The production of ethane from the project would amount to 1.5mn tonnes per year (tpy), LPG 4mn tpy, 250,000barrels per day of condensate and 5,000 tpy of helium.
LNG is among the cleaner fossil fuels and has considerable demand globally. LPG, condensate and helium too have considerable global demand.
The multi-billion dollar North Field expansion, the largest LNG development in global history, will generate substantial revenues for Qatar and hugely contribute to the country’s GDP, al-Kaabi noted.
The North Field expansion, comprising of North Field East (NFE) and North Field South (NFS) will provide significant benefits for all sectors of the Qatari economy during the construction phase and beyond, al-Kaabi said in reply to a question by Gulf Times at a media event at QatarEnergy headquarters recently.
NFE will expand Qatar’s LNG export capacity from the current 77mn tonnes per year (MTPY) to 110MTPY (in the first phase expected to be completed by 2025/26).
Four trains will be part of the North Field East (NFE) and two trains will be part of North Field South (NFS) project.
QatarEnergy would announce partners for North Field South (NFS) expansion by the end of the year, al-Kaabi noted.
NFS project will further increase the Qatar’s LNG production capacity to 126mn tonnes per year by 2027.
With an expected production start date in 2027, the NFS project involves the construction of two additional mega LNG trains (with a capacity of 8MTPY each) and associated offshore and onshore facilities.
The NFS project was initiated as a result of QP’s successful onshore appraisal activities in the North Field and targets the monetisation of gas from the southern sector of the North Field.
The North Field expansion plan includes six LNG trains that will ramp up Qatar’s liquefaction capacity from 77mnn tonnes per year to 126MTPY by 2027.
Four trains will be part of the North Field East and two trains will be part of North Field South project.
Stressing the importance of the private sector, the minister said Qatar’s private sector will have a huge opportunity to contribute to the project.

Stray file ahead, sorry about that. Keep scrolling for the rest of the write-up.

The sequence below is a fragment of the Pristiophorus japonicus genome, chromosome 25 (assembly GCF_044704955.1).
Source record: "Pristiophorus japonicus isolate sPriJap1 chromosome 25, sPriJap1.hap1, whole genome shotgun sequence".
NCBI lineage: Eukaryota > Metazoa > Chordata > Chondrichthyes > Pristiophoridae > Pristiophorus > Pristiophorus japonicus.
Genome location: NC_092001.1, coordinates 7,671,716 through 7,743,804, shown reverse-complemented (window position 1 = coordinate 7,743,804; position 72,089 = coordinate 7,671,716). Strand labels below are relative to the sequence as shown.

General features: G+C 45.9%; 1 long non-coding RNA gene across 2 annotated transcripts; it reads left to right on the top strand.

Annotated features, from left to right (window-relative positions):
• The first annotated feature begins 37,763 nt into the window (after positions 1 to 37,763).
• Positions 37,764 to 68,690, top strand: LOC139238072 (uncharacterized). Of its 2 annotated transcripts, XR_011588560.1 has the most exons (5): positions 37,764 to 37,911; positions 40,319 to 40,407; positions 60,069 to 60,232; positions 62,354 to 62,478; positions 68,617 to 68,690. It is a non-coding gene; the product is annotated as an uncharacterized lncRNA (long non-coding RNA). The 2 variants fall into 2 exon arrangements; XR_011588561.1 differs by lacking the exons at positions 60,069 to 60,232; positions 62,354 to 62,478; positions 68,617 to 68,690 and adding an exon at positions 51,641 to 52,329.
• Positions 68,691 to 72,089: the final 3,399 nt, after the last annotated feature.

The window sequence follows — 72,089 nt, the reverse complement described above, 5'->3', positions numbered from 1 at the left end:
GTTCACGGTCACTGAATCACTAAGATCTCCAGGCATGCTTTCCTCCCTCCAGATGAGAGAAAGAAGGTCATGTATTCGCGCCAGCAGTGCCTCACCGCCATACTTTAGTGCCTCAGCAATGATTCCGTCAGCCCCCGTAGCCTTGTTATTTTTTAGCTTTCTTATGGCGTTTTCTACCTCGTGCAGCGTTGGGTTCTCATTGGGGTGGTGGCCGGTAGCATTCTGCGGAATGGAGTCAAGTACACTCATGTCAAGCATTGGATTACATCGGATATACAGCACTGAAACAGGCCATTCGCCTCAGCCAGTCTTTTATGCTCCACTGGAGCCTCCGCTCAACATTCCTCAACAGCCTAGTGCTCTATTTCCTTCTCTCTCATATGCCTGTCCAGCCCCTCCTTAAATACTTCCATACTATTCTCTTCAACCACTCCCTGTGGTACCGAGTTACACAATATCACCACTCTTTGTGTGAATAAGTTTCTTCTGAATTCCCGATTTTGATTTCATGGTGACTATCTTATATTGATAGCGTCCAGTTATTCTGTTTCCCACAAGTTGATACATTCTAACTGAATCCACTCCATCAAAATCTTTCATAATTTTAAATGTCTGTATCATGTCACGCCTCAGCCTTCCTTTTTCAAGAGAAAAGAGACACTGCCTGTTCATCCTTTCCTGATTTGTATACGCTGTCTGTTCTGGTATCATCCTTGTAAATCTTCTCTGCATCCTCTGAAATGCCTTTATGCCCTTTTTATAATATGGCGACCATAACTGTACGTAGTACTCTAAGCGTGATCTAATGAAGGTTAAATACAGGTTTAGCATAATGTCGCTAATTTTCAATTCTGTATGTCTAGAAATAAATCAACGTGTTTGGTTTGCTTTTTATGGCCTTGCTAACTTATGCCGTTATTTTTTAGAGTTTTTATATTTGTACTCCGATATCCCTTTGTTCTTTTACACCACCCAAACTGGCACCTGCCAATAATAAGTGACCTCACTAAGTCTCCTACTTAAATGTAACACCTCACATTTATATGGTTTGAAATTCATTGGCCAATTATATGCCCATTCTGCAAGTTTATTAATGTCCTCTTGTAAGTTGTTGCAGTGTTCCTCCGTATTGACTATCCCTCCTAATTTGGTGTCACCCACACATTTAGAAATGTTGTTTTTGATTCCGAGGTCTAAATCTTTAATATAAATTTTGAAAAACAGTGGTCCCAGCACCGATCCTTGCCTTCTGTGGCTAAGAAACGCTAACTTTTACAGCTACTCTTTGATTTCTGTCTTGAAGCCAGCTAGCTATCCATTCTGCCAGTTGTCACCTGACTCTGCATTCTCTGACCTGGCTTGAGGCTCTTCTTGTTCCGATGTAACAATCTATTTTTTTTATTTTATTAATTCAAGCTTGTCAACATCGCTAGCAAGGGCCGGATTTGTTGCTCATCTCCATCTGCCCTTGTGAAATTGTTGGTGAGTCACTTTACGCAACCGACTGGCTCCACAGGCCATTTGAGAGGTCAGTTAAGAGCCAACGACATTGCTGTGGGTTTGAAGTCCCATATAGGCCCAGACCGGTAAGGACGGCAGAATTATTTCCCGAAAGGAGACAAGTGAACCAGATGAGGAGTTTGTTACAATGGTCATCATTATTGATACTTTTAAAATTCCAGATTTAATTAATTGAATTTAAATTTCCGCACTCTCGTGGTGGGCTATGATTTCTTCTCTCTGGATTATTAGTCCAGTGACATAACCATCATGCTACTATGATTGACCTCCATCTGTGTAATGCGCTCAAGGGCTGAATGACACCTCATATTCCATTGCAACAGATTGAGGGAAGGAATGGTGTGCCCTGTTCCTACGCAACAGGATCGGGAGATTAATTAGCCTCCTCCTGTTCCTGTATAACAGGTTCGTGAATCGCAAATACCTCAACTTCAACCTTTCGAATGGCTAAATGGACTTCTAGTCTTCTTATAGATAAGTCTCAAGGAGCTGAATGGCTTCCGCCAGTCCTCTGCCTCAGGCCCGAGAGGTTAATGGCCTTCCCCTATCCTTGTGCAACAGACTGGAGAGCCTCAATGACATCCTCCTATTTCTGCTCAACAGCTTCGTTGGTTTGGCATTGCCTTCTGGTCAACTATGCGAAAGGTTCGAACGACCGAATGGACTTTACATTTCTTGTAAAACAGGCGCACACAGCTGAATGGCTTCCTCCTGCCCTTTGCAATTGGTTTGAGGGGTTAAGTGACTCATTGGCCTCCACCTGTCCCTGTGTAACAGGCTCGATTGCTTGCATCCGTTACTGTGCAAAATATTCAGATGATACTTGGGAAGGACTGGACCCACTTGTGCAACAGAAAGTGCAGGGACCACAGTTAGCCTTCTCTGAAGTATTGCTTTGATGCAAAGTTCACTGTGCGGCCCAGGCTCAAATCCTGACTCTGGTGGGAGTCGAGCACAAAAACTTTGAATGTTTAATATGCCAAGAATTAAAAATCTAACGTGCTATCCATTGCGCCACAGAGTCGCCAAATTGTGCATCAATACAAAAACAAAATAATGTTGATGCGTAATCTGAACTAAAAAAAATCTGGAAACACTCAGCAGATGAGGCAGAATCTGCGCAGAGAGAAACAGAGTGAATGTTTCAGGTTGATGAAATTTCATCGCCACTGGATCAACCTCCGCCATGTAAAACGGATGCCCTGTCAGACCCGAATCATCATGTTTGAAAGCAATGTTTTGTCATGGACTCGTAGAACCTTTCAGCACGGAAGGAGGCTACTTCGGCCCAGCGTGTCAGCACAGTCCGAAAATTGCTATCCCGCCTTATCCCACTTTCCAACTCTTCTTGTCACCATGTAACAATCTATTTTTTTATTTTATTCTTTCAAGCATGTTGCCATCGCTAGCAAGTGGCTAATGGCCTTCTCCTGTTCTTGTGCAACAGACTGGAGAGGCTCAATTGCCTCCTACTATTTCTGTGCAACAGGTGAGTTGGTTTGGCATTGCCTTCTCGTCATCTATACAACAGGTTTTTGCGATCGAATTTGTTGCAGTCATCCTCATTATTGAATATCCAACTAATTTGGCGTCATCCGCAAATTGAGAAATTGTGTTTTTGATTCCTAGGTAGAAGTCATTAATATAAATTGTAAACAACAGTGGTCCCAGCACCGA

“We will be announcing four major projects, three in gas and one in petrochemicals. Over the next seven years, we will be investing billions of dollars into many projects including one on gas-fired electricity generation,” al-Kaabi said.
He said after the current phase of the construction activities, the North Field expansion and other QatarEnergy projects will keep driving the local economy.
Already, QatarEnergy has embarked on the largest LNG shipbuilding programme as part of the North Field expansion project.
“We have awarded a series of key offshore and onshore EPC contracts that are crucial for its timely execution,” al-Kaabi noted recently.
He said QatarEnergy will be working with its reliable business partners from China and Japan in the shipbuilding programme.
In April, QatarEnergy signed a series of time-charter parties (TCPs) with a subsidiary of Mitsui O.S.K Lines (MOL) for the long-term charter and operation of four LNG ships, constituting the first batch of TCPs awarded under QatarEnergy’s massive LNG shipping programme.
Concurrent with the signing of the TCPs, back-to-back LNG carrier shipbuilding contracts were signed between MOL and Hudong-Zhonghua Shipbuilding Group (Hudong), a subsidiary of China State Shipbuilding Corporation (CSSC), for the construction of four new LNG carriers to serve QatarEnergy’s LNG growth projects and future fleet requirements.

NFE project to produce LNG, LPG, ethane, condensate and helium: Al-Kaabi

Qatar’s North Field East (NFE) project will produce significant quantities of ethane, LPG, condensate and helium besides liquefied natural gas, HE the Minister of State for Energy Saad bin Sherida al-Kaabi has said.
Addressing a press conference at the QatarEnergy on Monday he said the expected production of LNG from the nearly $29bn project would be 32.6mn tonnes annually.
The production of ethane from the project would amount to 1.5mn tonnes per year (tpy), LPG 4mn tpy, 250,000 barrels per day of condensate and 5,000 tpy of helium.
In reply to a question by Gulf Times on Sunday, al-Kaabi said the multi-billion dollar North Field expansion, the largest LNG development in global history, will generate substantial revenues for Qatar and hugely contribute to the country’s GDP.
QatarEnergy has selected ConocoPhillips as a partner in the North Field East (NFE) expansion project, the single largest project in the history of the LNG industry.
This is the third in a series of announcements on partnerships in the $28.75bn expansion project.
Pursuant to the agreement signed yesterday, QatarEnergy and ConocoPhillips will become partners in a new joint venture company (JV), in which QatarEnergy will hold a 75% interest while ConocoPhillips will hold the remaining 25% interest.
The JV in turn will own 12.5% of the entire NFE project, which has a total LNG capacity of 32mn tonnes per year.
The NFE project employs the highest health, safety, and environmental standards, including carbon capture and sequestration, to reduce the project’s overall carbon footprint to the lowest levels possible.
More partners are slated to join the NFE project, QatarEnergy said yesterday.

بارودي يؤكد صوابية طلب لبنان الخاص بالمباحثات والمفاوضات على الحدود البحرية

بارودي يؤكد صوابية طلب لبنان الخاص بالمباحثات والمفاوضات على الحدود البحرية ويؤكد صوابية طلبه مستعيناً بقضايا مماثلة حصلت في السابق وتم البت بها من قبل محكمة العدل الدولية